Namibia's central bank left its benchmark repo rate at 6.0 percent "to support domestic activities" but reiterated its concern over growth of credit to households that is used to pay for the import of cars and luxury goods, boosting the trade deficit and putting pressure on international reserves.
The Bank of Namibia, which has raised its rate by 50 basis points this year, said the country's trade deficit widened further in the third quarter of the year, driven by imports of capital goods, vehicles and other consumer goods.
"Despite this pressure, the international reserves remain sufficient to meet the country's foreign obligations," the central bank added.
The latest data from the central bank shows that Namibia's trade deficit narrowed slightly to 5.649 billion Namibian dollars in the second quarter from 6.785 billion in the first quarter.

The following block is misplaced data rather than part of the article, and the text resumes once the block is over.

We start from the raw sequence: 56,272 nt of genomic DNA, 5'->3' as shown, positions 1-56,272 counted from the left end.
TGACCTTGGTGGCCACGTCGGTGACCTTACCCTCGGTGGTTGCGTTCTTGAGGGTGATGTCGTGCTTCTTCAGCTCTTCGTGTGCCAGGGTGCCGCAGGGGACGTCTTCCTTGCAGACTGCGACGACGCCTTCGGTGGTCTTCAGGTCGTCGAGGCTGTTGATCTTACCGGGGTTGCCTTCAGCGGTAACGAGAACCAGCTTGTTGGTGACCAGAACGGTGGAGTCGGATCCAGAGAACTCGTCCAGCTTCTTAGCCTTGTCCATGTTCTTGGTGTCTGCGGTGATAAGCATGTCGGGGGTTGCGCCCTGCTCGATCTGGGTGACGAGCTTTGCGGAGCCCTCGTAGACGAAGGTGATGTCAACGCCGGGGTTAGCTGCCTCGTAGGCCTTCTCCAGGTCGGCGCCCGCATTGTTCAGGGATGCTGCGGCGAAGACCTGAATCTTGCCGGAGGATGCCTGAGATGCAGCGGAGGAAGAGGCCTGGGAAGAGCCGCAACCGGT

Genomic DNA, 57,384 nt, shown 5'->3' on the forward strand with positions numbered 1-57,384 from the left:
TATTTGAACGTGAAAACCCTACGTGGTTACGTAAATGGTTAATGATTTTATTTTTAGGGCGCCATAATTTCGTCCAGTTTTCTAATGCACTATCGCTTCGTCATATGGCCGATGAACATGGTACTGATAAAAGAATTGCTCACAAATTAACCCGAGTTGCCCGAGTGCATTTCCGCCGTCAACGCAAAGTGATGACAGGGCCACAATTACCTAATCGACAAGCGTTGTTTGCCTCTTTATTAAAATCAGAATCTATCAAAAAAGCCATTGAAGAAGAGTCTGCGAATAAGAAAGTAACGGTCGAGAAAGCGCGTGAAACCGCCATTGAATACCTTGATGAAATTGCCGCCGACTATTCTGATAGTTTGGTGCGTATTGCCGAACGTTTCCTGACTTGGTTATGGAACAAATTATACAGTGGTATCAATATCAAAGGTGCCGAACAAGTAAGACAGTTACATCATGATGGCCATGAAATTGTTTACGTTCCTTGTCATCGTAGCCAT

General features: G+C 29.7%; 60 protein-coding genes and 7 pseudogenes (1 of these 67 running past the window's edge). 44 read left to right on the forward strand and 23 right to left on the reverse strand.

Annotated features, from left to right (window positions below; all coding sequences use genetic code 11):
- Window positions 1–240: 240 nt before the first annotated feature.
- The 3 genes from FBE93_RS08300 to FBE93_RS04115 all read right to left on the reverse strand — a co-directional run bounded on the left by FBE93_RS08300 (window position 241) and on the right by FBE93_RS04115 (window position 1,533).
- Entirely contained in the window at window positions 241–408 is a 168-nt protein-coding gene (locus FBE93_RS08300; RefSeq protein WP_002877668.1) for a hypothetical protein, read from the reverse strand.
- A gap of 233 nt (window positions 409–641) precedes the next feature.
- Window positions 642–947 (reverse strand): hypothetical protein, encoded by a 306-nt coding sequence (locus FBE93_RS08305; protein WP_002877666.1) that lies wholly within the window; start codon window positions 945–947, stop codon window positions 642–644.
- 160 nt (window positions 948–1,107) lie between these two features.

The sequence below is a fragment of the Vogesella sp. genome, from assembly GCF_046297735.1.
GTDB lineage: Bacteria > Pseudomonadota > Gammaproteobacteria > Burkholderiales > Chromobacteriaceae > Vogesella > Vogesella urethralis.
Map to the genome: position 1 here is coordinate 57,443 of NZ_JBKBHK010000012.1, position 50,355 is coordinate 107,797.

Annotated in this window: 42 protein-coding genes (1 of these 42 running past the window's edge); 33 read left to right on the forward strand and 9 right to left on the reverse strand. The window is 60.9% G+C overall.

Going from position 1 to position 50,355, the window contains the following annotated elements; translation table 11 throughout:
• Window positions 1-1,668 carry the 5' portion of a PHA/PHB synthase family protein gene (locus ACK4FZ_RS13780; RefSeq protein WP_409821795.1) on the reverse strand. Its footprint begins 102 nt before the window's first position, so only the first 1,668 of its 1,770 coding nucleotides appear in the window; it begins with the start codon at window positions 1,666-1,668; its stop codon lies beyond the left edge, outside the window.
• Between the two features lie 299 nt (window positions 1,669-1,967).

Credit to Namibia's private sector grew by an average of 15.6 percent in the first 10 months of the year, up from 15.0 percent in the same year-ago period.
The central bank is concerned over high growth in overdraft and installment credit to households, which expanded by an average of 25.3 percent and 19.1 percent over the last three months. Although the growth remains high, the bank said it had moderated in recent months.
The outlook for inflation has recently improved, the bank said, due to the drop in fuel prices and the overall annual inflation rate for this year is expected to be around 5.4 percent. This estimate is down from October's estimate of 5.5 percent.
In October Namibia's inflation rate eased to 4.98 percent from 5.28 percent, the fourth consecutive month of declining inflation.
The economy of Namibia is expected to improve next year, supported by construction, and wholesale and retail trade. Gross Domestic Product is estimated at 5.3 percent this year and 5.6 percent in 2015.
In the second quarter, Namibia's GDP expanded by an annual rate of 3.0 percent, down from 4.4 percent in the second quarter.